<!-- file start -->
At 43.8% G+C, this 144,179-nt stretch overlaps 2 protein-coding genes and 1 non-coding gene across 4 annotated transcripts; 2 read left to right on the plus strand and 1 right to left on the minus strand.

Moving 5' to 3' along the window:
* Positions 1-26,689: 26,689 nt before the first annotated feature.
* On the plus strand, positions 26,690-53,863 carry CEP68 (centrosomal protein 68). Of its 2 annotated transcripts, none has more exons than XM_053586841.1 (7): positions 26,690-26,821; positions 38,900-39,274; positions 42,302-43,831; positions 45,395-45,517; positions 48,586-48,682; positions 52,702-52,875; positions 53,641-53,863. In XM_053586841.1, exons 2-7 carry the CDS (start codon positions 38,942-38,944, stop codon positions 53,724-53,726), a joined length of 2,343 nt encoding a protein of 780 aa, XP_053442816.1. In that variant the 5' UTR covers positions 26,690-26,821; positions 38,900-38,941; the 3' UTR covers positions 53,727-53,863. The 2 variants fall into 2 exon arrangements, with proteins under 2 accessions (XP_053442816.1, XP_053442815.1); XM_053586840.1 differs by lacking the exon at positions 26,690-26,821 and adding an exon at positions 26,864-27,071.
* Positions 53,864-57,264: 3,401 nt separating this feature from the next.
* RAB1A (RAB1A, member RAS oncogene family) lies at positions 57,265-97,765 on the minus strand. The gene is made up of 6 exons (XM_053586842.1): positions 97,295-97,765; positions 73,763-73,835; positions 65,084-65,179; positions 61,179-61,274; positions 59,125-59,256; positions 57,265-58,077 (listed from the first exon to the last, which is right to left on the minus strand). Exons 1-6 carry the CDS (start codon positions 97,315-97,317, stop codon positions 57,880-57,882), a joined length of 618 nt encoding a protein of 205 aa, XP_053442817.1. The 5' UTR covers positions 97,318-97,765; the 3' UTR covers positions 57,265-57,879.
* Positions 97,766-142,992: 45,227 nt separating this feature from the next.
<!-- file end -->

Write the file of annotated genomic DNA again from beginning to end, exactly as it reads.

At 43.8% G+C, this 144,179-nt stretch overlaps 2 protein-coding genes and 1 non-coding gene across 4 annotated transcripts; 2 read left to right on the plus strand and 1 right to left on the minus strand.

Moving 5' to 3' along the window:
* Positions 1-26,689: 26,689 nt before the first annotated feature.
* On the plus strand, positions 26,690-53,863 carry CEP68 (centrosomal protein 68). Of its 2 annotated transcripts, none has more exons than XM_053586841.1 (7): positions 26,690-26,821; positions 38,900-39,274; positions 42,302-43,831; positions 45,395-45,517; positions 48,586-48,682; positions 52,702-52,875; positions 53,641-53,863. In XM_053586841.1, exons 2-7 carry the CDS (start codon positions 38,942-38,944, stop codon positions 53,724-53,726), a joined length of 2,343 nt encoding a protein of 780 aa, XP_053442816.1. In that variant the 5' UTR covers positions 26,690-26,821; positions 38,900-38,941; the 3' UTR covers positions 53,727-53,863. The 2 variants fall into 2 exon arrangements, with proteins under 2 accessions (XP_053442816.1, XP_053442815.1); XM_053586840.1 differs by lacking the exon at positions 26,690-26,821 and adding an exon at positions 26,864-27,071.
* Positions 53,864-57,264: 3,401 nt separating this feature from the next.
* RAB1A (RAB1A, member RAS oncogene family) lies at positions 57,265-97,765 on the minus strand. The gene is made up of 6 exons (XM_053586842.1): positions 97,295-97,765; positions 73,763-73,835; positions 65,084-65,179; positions 61,179-61,274; positions 59,125-59,256; positions 57,265-58,077 (listed from the first exon to the last, which is right to left on the minus strand). Exons 1-6 carry the CDS (start codon positions 97,315-97,317, stop codon positions 57,880-57,882), a joined length of 618 nt encoding a protein of 205 aa, XP_053442817.1. The 5' UTR covers positions 97,318-97,765; the 3' UTR covers positions 57,265-57,879.
* Positions 97,766-142,992: 45,227 nt separating this feature from the next.